Windowpanes is a collection of poems which explores the intersections between love, loss, longing, and disability. While moving backwards and forwards through time and space, the poems navigate disparate landscapes, both internal and geographical. New York City and the Appalachian mountains of western North Carolina are both critical metaphors and literal landscapes that frame the experiences of these intersections. This work is an exploration of the intimacies, both partnered and solitary, surrounding the author's attempts to deconstruct lifelong assumptions about love, work, loss, and in the end, commitment and creativity.
Elizabeth Wilson won the 2021 Patricia Dobler Award and her first book, Windowpanes, won the 2021 Sappho’s Prize in Poetry. Her poems have appeared in Asheville Poetry Review, Cold Mountain Review, and Voices from the Attic, among others. She is also a chronic illness advocate, and Rising Voices of Narcolepsy speaker. Learn more here.
With sharp and delicate exactness, Elizabeth Wilson gives us glimpses of desire in the poems of Windowpanes— pressing down hard with her words, as with small diamonds that etch memory into the glass of a window. Desire shimmers in these lines–hidden, doubled, queer, rejected, accepted, won, lost, longed for–in the angles of the words, the reflections of our own longing and loves.Minnie Bruce Pratt, author of Crime Against Nature and Magnified
Poetry is the art of discovery. Elizabeth Wilson’s poems are intimate and reveal their secrets like Russian nesting dolls, their quiet music wrapped around sensual details that slowly allow the reader into a hidden realm that is stunning in its tenderness and precision. There is a lovely sonic architecture at work, confessions that assimilate into the reader and shimmer with urgency long after the book is put away. Windowpanes is a masterful and assured first collection.Keith Flynn, author of The Skin of Meaning and editor of The Asheville Poetry Review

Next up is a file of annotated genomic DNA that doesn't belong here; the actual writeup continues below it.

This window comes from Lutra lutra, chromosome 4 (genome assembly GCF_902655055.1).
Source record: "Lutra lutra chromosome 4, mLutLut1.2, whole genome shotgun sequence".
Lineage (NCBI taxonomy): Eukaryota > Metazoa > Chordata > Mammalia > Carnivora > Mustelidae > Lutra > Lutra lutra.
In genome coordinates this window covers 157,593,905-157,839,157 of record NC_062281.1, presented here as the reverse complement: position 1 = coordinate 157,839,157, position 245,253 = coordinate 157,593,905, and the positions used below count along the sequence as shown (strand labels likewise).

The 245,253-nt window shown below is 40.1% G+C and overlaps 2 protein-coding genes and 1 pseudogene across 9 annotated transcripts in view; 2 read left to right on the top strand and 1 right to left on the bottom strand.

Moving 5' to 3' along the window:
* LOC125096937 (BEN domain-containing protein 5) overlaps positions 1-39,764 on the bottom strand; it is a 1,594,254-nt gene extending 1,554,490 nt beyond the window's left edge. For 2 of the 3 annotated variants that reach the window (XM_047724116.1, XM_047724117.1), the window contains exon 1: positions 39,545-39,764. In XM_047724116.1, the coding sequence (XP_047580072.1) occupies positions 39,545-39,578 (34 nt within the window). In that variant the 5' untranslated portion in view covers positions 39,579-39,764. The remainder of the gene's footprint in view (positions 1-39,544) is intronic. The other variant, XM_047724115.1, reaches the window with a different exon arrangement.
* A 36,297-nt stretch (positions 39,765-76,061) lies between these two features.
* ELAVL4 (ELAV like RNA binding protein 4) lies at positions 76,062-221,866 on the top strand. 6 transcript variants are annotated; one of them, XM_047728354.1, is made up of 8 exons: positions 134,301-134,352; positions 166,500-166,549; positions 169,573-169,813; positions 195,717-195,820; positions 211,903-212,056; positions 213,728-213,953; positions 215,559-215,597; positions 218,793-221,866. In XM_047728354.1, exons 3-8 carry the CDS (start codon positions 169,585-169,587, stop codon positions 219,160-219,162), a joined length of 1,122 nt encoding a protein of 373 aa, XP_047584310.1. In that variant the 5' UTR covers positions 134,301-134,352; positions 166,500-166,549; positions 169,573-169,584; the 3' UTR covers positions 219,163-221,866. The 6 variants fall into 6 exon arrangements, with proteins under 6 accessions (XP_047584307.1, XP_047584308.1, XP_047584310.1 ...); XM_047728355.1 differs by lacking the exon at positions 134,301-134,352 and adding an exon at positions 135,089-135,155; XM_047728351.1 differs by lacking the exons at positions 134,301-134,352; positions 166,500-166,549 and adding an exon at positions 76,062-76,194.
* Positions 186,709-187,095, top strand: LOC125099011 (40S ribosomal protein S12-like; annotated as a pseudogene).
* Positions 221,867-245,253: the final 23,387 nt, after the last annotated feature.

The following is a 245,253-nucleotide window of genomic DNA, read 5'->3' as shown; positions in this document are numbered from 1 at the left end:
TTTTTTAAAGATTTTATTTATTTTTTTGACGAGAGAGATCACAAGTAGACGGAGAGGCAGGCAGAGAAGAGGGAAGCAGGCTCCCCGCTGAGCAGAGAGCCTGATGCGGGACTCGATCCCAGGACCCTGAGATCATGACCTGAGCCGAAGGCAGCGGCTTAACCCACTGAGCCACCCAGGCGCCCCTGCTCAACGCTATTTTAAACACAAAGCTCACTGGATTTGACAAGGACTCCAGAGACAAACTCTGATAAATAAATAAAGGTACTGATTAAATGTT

Reading Elizabeth Wilson’s Windowpanes is like coming upon a small, darkened chapel, one that seems almost too intimate to enter at first, though soon you find you can look out through every one of these stained glass windows, each an intensely colored moment in a heart’s education. Sorrowing and reverent, elusive and clear-eyed. These hard-won poems are a remarkable work of attention.Mark Doty, author of Fire to Fire: New and Selected Poems